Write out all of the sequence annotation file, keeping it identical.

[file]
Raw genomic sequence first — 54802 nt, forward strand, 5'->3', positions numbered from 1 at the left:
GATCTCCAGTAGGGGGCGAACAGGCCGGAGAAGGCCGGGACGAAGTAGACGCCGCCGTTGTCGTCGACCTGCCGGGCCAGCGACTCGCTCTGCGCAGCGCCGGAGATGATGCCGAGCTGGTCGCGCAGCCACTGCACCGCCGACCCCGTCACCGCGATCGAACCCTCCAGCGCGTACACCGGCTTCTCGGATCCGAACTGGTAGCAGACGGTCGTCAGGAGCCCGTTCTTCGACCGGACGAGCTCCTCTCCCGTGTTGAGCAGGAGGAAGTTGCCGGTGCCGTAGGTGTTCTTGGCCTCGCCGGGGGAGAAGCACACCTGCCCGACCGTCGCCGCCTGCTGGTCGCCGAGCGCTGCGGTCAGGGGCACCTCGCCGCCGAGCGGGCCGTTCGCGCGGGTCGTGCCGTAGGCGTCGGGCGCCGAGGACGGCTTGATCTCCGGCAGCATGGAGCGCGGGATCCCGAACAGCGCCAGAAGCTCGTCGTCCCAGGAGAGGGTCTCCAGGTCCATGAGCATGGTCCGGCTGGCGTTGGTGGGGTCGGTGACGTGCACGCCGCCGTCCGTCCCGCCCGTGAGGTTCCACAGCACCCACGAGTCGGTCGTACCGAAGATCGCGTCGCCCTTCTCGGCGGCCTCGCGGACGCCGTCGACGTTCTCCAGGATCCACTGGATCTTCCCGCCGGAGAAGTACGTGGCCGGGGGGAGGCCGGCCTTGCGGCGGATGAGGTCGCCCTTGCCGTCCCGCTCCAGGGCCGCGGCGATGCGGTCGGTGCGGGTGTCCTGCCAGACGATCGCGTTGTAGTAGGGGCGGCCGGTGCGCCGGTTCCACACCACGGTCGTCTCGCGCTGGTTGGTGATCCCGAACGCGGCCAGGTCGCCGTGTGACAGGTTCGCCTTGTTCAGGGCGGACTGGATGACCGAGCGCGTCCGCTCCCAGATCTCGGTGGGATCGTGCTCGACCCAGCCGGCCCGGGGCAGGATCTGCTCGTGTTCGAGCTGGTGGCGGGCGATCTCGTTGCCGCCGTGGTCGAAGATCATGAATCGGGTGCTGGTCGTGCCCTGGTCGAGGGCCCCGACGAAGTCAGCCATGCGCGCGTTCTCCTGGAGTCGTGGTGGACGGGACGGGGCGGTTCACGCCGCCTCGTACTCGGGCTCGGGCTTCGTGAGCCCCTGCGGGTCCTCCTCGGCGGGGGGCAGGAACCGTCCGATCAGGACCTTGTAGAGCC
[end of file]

Raw genomic sequence first — 54802 nt, forward strand, 5'->3', positions numbered from 1 at the left:
GATCTCCAGTAGGGGGCGAACAGGCCGGAGAAGGCCGGGACGAAGTAGACGCCGCCGTTGTCGTCGACCTGCCGGGCCAGCGACTCGCTCTGCGCAGCGCCGGAGATGATGCCGAGCTGGTCGCGCAGCCACTGCACCGCCGACCCCGTCACCGCGATCGAACCCTCCAGCGCGTACACCGGCTTCTCGGATCCGAACTGGTAGCAGACGGTCGTCAGGAGCCCGTTCTTCGACCGGACGAGCTCCTCTCCCGTGTTGAGCAGGAGGAAGTTGCCGGTGCCGTAGGTGTTCTTGGCCTCGCCGGGGGAGAAGCACACCTGCCCGACCGTCGCCGCCTGCTGGTCGCCGAGCGCTGCGGTCAGGGGCACCTCGCCGCCGAGCGGGCCGTTCGCGCGGGTCGTGCCGTAGGCGTCGGGCGCCGAGGACGGCTTGATCTCCGGCAGCATGGAGCGCGGGATCCCGAACAGCGCCAGAAGCTCGTCGTCCCAGGAGAGGGTCTCCAGGTCCATGAGCATGGTCCGGCTGGCGTTGGTGGGGTCGGTGACGTGCACGCCGCCGTCCGTCCCGCCCGTGAGGTTCCACAGCACCCACGAGTCGGTCGTACCGAAGATCGCGTCGCCCTTCTCGGCGGCCTCGCGGACGCCGTCGACGTTCTCCAGGATCCACTGGATCTTCCCGCCGGAGAAGTACGTGGCCGGGGGGAGGCCGGCCTTGCGGCGGATGAGGTCGCCCTTGCCGTCCCGCTCCAGGGCCGCGGCGATGCGGTCGGTGCGGGTGTCCTGCCAGACGATCGCGTTGTAGTAGGGGCGGCCGGTGCGCCGGTTCCACACCACGGTCGTCTCGCGCTGGTTGGTGATCCCGAACGCGGCCAGGTCGCCGTGTGACAGGTTCGCCTTGTTCAGGGCGGACTGGATGACCGAGCGCGTCCGCTCCCAGATCTCGGTGGGATCGTGCTCGACCCAGCCGGCCCGGGGCAGGATCTGCTCGTGTTCGAGCTGGTGGCGGGCGATCTCGTTGCCGCCGTGGTCGAAGATCATGAATCGGGTGCTGGTCGTGCCCTGGTCGAGGGCCCCGACGAAGTCAGCCATGCGCGCGTTCTCCTGGAGTCGTGGTGGACGGGACGGGGCGGTTCACGCCGCCTCGTACTCGGGCTCGGGCTTCGTGAGCCCCTGCGGGTCCTCCTCGGCGGGGGGCAGGAACCGTCCGATCAGGACCTTGTAGAGCC